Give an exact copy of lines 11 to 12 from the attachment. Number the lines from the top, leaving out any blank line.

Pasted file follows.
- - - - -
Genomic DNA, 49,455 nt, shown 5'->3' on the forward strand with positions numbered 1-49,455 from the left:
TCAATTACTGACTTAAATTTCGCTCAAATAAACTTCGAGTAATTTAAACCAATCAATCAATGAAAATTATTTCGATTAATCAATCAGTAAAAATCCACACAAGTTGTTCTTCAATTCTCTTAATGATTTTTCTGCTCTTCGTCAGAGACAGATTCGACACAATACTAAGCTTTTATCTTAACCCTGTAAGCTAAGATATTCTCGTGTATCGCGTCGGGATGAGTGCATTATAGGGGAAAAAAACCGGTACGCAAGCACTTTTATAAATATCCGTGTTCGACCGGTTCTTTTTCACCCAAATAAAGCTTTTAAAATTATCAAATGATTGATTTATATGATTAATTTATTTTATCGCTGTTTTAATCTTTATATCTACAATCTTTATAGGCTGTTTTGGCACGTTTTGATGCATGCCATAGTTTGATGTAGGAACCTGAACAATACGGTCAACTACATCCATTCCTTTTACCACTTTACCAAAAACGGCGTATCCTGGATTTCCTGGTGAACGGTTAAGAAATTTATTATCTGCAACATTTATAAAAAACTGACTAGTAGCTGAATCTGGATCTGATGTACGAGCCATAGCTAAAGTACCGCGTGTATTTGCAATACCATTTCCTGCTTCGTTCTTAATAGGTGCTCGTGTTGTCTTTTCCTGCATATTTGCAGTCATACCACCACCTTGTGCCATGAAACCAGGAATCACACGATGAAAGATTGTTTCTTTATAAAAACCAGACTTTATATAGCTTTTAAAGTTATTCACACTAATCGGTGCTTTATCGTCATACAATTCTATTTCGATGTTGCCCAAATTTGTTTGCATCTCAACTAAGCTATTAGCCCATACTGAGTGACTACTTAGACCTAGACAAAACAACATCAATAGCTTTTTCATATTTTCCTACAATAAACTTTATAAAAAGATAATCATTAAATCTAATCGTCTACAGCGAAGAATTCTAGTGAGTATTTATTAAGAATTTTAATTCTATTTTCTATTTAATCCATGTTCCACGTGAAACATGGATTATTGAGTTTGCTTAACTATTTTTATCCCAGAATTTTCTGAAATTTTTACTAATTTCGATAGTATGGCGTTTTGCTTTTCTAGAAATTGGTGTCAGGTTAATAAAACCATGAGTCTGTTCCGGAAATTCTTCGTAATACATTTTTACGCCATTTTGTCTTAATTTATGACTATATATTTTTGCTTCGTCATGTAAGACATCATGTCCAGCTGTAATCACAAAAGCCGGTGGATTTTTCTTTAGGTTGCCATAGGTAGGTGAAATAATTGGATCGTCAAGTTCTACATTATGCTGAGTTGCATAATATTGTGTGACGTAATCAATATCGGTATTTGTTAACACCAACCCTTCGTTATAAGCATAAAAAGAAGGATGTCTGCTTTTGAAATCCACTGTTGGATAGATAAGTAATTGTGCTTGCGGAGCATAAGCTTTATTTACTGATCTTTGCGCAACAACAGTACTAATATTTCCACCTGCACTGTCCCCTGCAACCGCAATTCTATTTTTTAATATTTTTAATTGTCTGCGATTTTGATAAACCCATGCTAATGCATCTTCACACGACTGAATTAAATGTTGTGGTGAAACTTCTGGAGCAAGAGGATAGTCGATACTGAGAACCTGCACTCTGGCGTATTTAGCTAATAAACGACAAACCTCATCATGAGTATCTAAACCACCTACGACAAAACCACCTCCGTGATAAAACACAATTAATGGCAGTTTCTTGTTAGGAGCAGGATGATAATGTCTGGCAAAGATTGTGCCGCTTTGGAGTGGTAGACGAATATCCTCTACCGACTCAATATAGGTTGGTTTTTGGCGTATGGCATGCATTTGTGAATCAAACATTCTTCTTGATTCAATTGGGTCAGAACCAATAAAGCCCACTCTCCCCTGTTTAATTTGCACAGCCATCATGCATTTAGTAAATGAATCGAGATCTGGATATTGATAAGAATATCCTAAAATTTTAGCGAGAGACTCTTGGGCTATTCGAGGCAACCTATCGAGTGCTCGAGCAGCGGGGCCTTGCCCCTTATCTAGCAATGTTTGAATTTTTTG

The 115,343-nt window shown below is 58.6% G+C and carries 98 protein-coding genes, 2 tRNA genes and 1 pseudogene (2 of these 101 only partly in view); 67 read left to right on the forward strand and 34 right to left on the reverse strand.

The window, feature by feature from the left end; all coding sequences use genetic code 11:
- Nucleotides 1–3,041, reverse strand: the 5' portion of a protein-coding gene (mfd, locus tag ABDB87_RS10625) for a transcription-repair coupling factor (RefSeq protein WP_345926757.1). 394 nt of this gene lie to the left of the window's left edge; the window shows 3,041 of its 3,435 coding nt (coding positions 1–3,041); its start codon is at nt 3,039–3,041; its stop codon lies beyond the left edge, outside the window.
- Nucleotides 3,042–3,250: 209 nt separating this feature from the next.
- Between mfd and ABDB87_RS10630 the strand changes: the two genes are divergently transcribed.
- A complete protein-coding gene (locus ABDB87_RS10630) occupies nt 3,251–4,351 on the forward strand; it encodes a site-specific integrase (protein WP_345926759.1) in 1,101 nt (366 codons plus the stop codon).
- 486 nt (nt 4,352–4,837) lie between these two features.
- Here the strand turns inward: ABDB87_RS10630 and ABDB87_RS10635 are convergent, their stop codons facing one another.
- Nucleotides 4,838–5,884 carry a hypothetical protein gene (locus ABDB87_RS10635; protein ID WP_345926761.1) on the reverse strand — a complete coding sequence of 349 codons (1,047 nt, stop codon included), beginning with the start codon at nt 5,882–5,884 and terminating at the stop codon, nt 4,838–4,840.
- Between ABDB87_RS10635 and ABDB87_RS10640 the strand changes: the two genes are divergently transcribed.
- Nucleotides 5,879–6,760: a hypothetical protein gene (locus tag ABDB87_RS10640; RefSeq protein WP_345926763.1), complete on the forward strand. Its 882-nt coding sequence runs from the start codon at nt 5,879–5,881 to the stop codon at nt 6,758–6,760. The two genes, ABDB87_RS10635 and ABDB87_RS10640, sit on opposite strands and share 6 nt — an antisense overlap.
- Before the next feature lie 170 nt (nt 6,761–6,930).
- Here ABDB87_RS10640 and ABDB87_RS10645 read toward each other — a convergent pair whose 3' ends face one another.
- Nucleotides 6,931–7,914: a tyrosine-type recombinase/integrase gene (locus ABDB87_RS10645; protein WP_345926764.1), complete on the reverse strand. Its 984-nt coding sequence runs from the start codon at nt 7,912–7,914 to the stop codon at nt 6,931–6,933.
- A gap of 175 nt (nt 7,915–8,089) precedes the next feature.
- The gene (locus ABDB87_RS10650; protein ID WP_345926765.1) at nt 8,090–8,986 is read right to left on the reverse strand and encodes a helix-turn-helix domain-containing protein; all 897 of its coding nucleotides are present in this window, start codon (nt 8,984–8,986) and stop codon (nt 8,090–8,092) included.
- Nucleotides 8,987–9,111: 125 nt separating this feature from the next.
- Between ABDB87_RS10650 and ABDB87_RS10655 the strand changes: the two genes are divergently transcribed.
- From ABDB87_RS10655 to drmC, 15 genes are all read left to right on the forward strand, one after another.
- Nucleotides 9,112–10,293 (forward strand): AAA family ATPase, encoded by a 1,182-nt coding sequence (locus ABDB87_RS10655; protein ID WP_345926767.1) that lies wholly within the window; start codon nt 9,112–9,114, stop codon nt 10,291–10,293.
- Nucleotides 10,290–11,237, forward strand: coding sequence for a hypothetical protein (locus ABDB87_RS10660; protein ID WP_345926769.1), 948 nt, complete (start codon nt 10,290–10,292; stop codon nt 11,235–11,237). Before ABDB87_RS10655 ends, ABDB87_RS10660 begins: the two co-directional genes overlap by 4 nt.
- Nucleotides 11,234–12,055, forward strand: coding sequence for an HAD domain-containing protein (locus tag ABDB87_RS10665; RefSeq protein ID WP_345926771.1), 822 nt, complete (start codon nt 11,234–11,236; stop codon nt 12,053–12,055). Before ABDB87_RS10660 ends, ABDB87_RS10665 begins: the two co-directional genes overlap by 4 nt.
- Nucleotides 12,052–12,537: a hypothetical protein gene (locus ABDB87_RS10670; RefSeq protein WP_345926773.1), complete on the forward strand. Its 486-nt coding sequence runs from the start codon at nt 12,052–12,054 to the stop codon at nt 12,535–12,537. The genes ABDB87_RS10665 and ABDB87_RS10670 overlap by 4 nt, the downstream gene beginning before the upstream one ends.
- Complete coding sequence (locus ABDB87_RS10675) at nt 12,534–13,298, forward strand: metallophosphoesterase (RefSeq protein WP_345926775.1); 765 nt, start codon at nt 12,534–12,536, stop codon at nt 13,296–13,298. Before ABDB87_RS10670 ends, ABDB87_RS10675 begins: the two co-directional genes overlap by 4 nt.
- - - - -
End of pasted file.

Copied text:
- Nucleotides 4,838–5,884 carry a hypothetical protein gene (locus ABDB87_RS10635; protein ID WP_345926761.1) on the reverse strand — a complete coding sequence of 349 codons (1,047 nt, stop codon included), beginning with the start codon at nt 5,882–5,884 and terminating at the stop codon, nt 4,838–4,840.
- Between ABDB87_RS10635 and ABDB87_RS10640 the strand changes: the two genes are divergently transcribed.